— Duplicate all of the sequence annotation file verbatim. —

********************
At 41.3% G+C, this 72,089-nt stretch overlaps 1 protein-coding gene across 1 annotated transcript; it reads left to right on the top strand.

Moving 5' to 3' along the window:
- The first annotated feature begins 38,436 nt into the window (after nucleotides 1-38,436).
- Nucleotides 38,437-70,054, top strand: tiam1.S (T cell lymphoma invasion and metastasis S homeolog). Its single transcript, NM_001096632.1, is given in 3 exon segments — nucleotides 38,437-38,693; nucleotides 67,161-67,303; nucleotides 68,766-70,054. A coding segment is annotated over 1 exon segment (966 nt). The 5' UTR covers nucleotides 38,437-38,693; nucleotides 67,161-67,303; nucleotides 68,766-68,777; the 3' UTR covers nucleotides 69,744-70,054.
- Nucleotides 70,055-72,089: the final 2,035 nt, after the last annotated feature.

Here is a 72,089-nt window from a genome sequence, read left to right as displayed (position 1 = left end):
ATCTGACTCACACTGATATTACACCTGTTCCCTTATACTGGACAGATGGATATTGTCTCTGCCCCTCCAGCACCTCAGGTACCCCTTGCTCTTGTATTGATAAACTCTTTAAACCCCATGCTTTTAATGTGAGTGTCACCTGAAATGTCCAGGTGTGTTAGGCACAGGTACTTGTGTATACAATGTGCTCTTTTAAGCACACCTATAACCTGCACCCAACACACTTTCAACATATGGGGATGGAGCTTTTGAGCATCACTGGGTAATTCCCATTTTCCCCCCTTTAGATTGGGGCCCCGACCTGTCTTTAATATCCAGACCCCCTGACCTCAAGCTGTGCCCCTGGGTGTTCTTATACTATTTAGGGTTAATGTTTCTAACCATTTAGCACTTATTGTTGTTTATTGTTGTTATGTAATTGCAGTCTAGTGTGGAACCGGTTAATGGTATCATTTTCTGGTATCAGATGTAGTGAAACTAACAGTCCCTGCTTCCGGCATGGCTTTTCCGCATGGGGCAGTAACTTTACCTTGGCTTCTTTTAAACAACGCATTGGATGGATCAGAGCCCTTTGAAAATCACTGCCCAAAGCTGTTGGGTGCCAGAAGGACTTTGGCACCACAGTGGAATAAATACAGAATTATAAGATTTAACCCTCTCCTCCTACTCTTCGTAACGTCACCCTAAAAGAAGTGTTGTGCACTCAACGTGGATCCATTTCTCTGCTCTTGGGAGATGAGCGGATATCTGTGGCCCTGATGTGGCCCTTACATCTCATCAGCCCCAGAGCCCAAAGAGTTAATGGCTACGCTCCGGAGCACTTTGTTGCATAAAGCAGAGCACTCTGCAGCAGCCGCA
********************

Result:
At 41.3% G+C, this 72,089-nt stretch overlaps 1 protein-coding gene across 1 annotated transcript; it reads left to right on the top strand.

Moving 5' to 3' along the window:
- The first annotated feature begins 38,436 nt into the window (after nucleotides 1-38,436).
- Nucleotides 38,437-70,054, top strand: tiam1.S (T cell lymphoma invasion and metastasis S homeolog). Its single transcript, NM_001096632.1, is given in 3 exon segments — nucleotides 38,437-38,693; nucleotides 67,161-67,303; nucleotides 68,766-70,054. A coding segment is annotated over 1 exon segment (966 nt). The 5' UTR covers nucleotides 38,437-38,693; nucleotides 67,161-67,303; nucleotides 68,766-68,777; the 3' UTR covers nucleotides 69,744-70,054.
- Nucleotides 70,055-72,089: the final 2,035 nt, after the last annotated feature.

Here is a 72,089-nt window from a genome sequence, read left to right as displayed (position 1 = left end):
ATCTGACTCACACTGATATTACACCTGTTCCCTTATACTGGACAGATGGATATTGTCTCTGCCCCTCCAGCACCTCAGGTACCCCTTGCTCTTGTATTGATAAACTCTTTAAACCCCATGCTTTTAATGTGAGTGTCACCTGAAATGTCCAGGTGTGTTAGGCACAGGTACTTGTGTATACAATGTGCTCTTTTAAGCACACCTATAACCTGCACCCAACACACTTTCAACATATGGGGATGGAGCTTTTGAGCATCACTGGGTAATTCCCATTTTCCCCCCTTTAGATTGGGGCCCCGACCTGTCTTTAATATCCAGACCCCCTGACCTCAAGCTGTGCCCCTGGGTGTTCTTATACTATTTAGGGTTAATGTTTCTAACCATTTAGCACTTATTGTTGTTTATTGTTGTTATGTAATTGCAGTCTAGTGTGGAACCGGTTAATGGTATCATTTTCTGGTATCAGATGTAGTGAAACTAACAGTCCCTGCTTCCGGCATGGCTTTTCCGCATGGGGCAGTAACTTTACCTTGGCTTCTTTTAAACAACGCATTGGATGGATCAGAGCCCTTTGAAAATCACTGCCCAAAGCTGTTGGGTGCCAGAAGGACTTTGGCACCACAGTGGAATAAATACAGAATTATAAGATTTAACCCTCTCCTCCTACTCTTCGTAACGTCACCCTAAAAGAAGTGTTGTGCACTCAACGTGGATCCATTTCTCTGCTCTTGGGAGATGAGCGGATATCTGTGGCCCTGATGTGGCCCTTACATCTCATCAGCCCCAGAGCCCAAAGAGTTAATGGCTACGCTCCGGAGCACTTTGTTGCATAAAGCAGAGCACTCTGCAGCAGCCGCA